Professor of Divinity in Strasbourg:

He lived, and taught Divinity in that City about 11 years; sometimes also reading Aristotle in the Schools; yet not without opposition, old James Sturmius, the Father of that University being dead: Yea his adversaries proceeded so far as to tell Zanchy, that if he would continue to read there, he must subscribe the Augustane Confession, to which he yeelded for peace-sake, with this proviso, modo Orthodoxe intelligatur; declaring his judgment also about Christ’s presence in the Sacrament, wherwith they were satisfied. And thus he continued to the year 1563, being very acceptable to the good, and a shunner of strife, and a lover of concord. At the end whereof the Divines and Professors there, accused him for differing from them in some points about the Lord’s Supper, the Ubiquity of Christ’s Body, the use of Images in the Churches, Predestination, and the Perseverance of the Saints: About these things they raised contentions, which were partly occasioned by the book of Heshusius, printed at this time at Strasborough, About the Lord’s Supper; and it came to this pase, that they put Zanchy to his choice either to depart of himself, or else they would remove him from his place. And though many waies were tried for the composing of this difference, yet could it not be effected. (ibid.)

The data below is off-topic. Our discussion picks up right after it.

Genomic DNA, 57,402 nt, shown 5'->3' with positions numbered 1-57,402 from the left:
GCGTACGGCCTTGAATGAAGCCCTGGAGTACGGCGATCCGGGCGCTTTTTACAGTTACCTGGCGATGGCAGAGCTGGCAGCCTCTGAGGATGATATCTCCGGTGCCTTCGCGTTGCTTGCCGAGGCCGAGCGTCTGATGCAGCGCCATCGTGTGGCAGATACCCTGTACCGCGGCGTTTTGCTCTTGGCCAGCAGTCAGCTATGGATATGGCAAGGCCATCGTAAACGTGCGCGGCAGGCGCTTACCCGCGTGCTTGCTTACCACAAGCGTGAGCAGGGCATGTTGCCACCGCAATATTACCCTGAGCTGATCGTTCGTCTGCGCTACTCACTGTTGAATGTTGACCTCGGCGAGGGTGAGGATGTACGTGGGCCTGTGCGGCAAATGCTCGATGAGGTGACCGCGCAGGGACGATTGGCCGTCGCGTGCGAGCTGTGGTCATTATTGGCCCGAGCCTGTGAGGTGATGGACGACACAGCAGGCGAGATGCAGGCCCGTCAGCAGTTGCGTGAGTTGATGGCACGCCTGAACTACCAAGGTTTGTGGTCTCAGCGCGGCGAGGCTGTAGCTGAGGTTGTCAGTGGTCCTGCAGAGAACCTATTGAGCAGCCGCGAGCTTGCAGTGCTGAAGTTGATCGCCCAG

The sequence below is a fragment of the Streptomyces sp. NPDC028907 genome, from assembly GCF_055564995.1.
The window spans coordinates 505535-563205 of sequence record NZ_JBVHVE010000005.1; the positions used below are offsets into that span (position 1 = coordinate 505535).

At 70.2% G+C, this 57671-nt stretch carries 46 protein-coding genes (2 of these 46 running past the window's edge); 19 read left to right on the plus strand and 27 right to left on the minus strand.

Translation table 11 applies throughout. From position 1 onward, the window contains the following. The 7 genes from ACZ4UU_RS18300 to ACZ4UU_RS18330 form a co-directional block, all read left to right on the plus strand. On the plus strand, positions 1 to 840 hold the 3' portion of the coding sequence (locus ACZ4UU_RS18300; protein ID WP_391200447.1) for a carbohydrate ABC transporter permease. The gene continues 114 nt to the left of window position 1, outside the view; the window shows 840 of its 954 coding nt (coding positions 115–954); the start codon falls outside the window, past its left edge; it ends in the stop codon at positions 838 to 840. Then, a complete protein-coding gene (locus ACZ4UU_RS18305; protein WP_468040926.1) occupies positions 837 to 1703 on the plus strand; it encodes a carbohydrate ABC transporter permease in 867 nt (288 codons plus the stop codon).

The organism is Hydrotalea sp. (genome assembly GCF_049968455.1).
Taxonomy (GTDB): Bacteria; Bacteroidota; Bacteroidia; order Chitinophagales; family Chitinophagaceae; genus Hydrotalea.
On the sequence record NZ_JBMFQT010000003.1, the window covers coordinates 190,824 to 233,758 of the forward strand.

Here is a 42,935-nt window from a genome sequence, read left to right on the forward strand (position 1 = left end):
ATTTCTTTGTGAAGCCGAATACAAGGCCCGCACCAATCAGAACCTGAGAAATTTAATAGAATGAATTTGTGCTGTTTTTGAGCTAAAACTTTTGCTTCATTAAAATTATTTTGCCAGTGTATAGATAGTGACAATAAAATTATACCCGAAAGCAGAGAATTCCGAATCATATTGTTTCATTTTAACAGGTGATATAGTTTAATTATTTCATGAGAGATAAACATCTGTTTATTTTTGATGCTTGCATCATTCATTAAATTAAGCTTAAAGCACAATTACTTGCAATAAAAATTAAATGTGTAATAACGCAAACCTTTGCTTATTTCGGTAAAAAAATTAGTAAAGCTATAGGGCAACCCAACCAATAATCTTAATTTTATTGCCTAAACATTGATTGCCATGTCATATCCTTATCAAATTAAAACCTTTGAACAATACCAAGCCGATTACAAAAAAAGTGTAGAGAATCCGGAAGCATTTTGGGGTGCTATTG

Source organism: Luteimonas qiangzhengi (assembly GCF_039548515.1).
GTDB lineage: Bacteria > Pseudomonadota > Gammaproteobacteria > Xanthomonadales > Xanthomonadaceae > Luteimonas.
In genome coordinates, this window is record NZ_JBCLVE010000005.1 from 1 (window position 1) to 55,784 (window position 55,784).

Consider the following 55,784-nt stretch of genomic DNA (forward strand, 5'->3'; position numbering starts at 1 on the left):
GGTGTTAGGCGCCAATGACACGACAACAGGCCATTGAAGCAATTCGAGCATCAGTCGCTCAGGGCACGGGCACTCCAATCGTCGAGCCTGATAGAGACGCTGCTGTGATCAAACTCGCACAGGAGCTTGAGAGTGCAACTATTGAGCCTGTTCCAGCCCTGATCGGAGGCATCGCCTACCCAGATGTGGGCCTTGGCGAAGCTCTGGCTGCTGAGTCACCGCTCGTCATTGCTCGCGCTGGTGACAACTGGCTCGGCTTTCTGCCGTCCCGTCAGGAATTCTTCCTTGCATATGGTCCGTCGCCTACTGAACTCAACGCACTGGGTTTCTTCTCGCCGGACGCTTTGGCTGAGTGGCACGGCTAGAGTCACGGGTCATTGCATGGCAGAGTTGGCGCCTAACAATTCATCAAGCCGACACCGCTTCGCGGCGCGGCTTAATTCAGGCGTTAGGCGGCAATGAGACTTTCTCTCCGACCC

Pastor of an Italian Congregation:

But it pleased God that about this time there came a Messenger to signifie to him that the Pastor of the churhch of Clavenna, in the borders of Italy, being dead, he was chosen Pastor in his room; wherefore obtaining a dismission from the Senate of Strasborough, he went thither, and after he had preached about two months, the Pestilence brake forth in that Town so violently, that in seven months space there dyed twelve hundred men; yet he continued there so long as he had any Auditors; but when most of the Citizens had removed their families into a high mountain not farre off, he went thither also, and spent above three months in Preaching, Meditation, and Prayer, and when the plague was stayed, hee returned into the City again. And thus he continued in that plae almost four years to the great profit of many, but not without afflictions to himself. (ibid.)

Professor of Divinity in Heidelberg and Christian Apologist: